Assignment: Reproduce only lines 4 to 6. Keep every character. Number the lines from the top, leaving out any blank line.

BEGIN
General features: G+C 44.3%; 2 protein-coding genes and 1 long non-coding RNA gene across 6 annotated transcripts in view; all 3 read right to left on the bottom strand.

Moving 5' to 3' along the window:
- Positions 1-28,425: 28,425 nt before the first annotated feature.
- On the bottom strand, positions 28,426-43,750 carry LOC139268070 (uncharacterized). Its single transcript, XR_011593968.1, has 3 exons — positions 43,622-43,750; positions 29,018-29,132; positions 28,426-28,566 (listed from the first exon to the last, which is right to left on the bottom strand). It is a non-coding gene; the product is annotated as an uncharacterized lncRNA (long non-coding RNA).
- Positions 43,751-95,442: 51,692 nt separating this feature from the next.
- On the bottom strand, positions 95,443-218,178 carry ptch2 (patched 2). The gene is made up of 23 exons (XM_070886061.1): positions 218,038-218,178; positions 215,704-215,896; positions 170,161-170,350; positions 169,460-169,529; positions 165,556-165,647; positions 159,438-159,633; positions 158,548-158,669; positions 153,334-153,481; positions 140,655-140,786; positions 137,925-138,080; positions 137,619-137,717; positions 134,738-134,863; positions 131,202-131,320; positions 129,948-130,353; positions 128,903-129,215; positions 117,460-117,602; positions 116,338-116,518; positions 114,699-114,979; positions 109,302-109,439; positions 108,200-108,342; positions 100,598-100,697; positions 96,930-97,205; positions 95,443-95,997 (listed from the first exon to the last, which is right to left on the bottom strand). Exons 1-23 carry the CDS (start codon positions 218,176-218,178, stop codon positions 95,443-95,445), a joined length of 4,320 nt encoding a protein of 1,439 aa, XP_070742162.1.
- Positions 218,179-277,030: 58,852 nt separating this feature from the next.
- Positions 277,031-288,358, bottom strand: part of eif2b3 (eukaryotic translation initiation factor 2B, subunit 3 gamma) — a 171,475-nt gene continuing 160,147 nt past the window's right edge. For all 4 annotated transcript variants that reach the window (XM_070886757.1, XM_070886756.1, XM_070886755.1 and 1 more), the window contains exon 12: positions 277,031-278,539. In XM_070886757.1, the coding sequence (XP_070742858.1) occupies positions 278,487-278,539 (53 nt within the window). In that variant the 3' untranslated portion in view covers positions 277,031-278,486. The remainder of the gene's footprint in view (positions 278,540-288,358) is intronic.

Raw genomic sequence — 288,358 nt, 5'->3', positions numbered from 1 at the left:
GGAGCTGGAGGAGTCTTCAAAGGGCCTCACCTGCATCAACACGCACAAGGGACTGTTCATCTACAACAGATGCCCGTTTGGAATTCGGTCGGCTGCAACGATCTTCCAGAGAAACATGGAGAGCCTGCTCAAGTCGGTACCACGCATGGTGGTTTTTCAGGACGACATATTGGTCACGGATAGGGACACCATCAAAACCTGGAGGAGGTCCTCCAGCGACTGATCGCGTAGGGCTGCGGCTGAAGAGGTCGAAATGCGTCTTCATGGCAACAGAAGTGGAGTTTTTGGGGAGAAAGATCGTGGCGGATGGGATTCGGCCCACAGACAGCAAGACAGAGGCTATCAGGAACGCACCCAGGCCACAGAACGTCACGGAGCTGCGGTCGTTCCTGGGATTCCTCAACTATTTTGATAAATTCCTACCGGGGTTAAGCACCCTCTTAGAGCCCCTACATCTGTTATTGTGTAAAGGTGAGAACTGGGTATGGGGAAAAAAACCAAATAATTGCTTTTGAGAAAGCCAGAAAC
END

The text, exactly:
- On the bottom strand, positions 28,426-43,750 carry LOC139268070 (uncharacterized). Its single transcript, XR_011593968.1, has 3 exons — positions 43,622-43,750; positions 29,018-29,132; positions 28,426-28,566 (listed from the first exon to the last, which is right to left on the bottom strand). It is a non-coding gene; the product is annotated as an uncharacterized lncRNA (long non-coding RNA).
- Positions 43,751-95,442: 51,692 nt separating this feature from the next.
- On the bottom strand, positions 95,443-218,178 carry ptch2 (patched 2). The gene is made up of 23 exons (XM_070886061.1): positions 218,038-218,178; positions 215,704-215,896; positions 170,161-170,350; positions 169,460-169,529; positions 165,556-165,647; positions 159,438-159,633; positions 158,548-158,669; positions 153,334-153,481; positions 140,655-140,786; positions 137,925-138,080; positions 137,619-137,717; positions 134,738-134,863; positions 131,202-131,320; positions 129,948-130,353; positions 128,903-129,215; positions 117,460-117,602; positions 116,338-116,518; positions 114,699-114,979; positions 109,302-109,439; positions 108,200-108,342; positions 100,598-100,697; positions 96,930-97,205; positions 95,443-95,997 (listed from the first exon to the last, which is right to left on the bottom strand). Exons 1-23 carry the CDS (start codon positions 218,176-218,178, stop codon positions 95,443-95,445), a joined length of 4,320 nt encoding a protein of 1,439 aa, XP_070742162.1.